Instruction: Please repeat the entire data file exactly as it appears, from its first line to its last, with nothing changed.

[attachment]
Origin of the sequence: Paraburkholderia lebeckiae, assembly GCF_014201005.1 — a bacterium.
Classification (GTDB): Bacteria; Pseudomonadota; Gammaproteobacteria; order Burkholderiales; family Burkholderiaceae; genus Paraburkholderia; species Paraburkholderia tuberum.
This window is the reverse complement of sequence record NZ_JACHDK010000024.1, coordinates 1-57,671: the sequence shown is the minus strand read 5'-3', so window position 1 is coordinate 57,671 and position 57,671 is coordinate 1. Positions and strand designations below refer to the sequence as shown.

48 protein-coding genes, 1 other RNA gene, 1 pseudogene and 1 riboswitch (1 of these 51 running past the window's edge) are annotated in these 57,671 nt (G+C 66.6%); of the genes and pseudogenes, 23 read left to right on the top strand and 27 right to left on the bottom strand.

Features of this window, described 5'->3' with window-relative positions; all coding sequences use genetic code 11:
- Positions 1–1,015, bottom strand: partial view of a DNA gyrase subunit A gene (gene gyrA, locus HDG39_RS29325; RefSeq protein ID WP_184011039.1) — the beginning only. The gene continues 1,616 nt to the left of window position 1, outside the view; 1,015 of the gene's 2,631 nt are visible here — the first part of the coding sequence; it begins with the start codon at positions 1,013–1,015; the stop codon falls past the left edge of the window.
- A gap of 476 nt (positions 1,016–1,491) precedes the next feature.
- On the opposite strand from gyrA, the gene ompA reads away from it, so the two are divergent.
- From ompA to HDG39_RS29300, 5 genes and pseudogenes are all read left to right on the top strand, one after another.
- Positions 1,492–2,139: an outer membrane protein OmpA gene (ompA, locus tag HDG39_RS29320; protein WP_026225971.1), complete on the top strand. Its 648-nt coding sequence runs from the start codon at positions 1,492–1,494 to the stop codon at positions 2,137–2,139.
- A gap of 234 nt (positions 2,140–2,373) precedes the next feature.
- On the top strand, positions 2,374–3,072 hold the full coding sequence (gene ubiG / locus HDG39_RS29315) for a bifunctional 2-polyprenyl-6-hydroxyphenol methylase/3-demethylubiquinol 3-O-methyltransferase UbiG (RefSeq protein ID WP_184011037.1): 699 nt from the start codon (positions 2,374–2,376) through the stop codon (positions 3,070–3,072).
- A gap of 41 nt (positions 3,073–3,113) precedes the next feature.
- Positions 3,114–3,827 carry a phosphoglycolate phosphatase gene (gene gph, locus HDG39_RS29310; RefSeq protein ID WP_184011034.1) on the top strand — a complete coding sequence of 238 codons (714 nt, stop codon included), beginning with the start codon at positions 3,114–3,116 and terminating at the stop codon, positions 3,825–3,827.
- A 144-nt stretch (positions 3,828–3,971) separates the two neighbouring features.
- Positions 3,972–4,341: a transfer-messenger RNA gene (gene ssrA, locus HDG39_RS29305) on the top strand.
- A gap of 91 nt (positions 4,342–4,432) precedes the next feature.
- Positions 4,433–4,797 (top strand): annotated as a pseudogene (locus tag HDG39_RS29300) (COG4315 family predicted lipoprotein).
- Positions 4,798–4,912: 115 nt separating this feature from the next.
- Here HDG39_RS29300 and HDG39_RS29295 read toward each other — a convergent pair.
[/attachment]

Origin of the sequence: Paraburkholderia lebeckiae, assembly GCF_014201005.1 — a bacterium.
Classification (GTDB): Bacteria; Pseudomonadota; Gammaproteobacteria; order Burkholderiales; family Burkholderiaceae; genus Paraburkholderia; species Paraburkholderia tuberum.
This window is the reverse complement of sequence record NZ_JACHDK010000024.1, coordinates 1-57,671: the sequence shown is the minus strand read 5'-3', so window position 1 is coordinate 57,671 and position 57,671 is coordinate 1. Positions and strand designations below refer to the sequence as shown.

48 protein-coding genes, 1 other RNA gene, 1 pseudogene and 1 riboswitch (1 of these 51 running past the window's edge) are annotated in these 57,671 nt (G+C 66.6%); of the genes and pseudogenes, 23 read left to right on the top strand and 27 right to left on the bottom strand.

Features of this window, described 5'->3' with window-relative positions; all coding sequences use genetic code 11:
- Positions 1–1,015, bottom strand: partial view of a DNA gyrase subunit A gene (gene gyrA, locus HDG39_RS29325; RefSeq protein ID WP_184011039.1) — the beginning only. The gene continues 1,616 nt to the left of window position 1, outside the view; 1,015 of the gene's 2,631 nt are visible here — the first part of the coding sequence; it begins with the start codon at positions 1,013–1,015; the stop codon falls past the left edge of the window.
- A gap of 476 nt (positions 1,016–1,491) precedes the next feature.
- On the opposite strand from gyrA, the gene ompA reads away from it, so the two are divergent.
- From ompA to HDG39_RS29300, 5 genes and pseudogenes are all read left to right on the top strand, one after another.
- Positions 1,492–2,139: an outer membrane protein OmpA gene (ompA, locus tag HDG39_RS29320; protein WP_026225971.1), complete on the top strand. Its 648-nt coding sequence runs from the start codon at positions 1,492–1,494 to the stop codon at positions 2,137–2,139.
- A gap of 234 nt (positions 2,140–2,373) precedes the next feature.
- On the top strand, positions 2,374–3,072 hold the full coding sequence (gene ubiG / locus HDG39_RS29315) for a bifunctional 2-polyprenyl-6-hydroxyphenol methylase/3-demethylubiquinol 3-O-methyltransferase UbiG (RefSeq protein ID WP_184011037.1): 699 nt from the start codon (positions 2,374–2,376) through the stop codon (positions 3,070–3,072).
- A gap of 41 nt (positions 3,073–3,113) precedes the next feature.
- Positions 3,114–3,827 carry a phosphoglycolate phosphatase gene (gene gph, locus HDG39_RS29310; RefSeq protein ID WP_184011034.1) on the top strand — a complete coding sequence of 238 codons (714 nt, stop codon included), beginning with the start codon at positions 3,114–3,116 and terminating at the stop codon, positions 3,825–3,827.
- A 144-nt stretch (positions 3,828–3,971) separates the two neighbouring features.
- Positions 3,972–4,341: a transfer-messenger RNA gene (gene ssrA, locus HDG39_RS29305) on the top strand.
- A gap of 91 nt (positions 4,342–4,432) precedes the next feature.
- Positions 4,433–4,797 (top strand): annotated as a pseudogene (locus tag HDG39_RS29300) (COG4315 family predicted lipoprotein).
- Positions 4,798–4,912: 115 nt separating this feature from the next.
- Here HDG39_RS29300 and HDG39_RS29295 read toward each other — a convergent pair.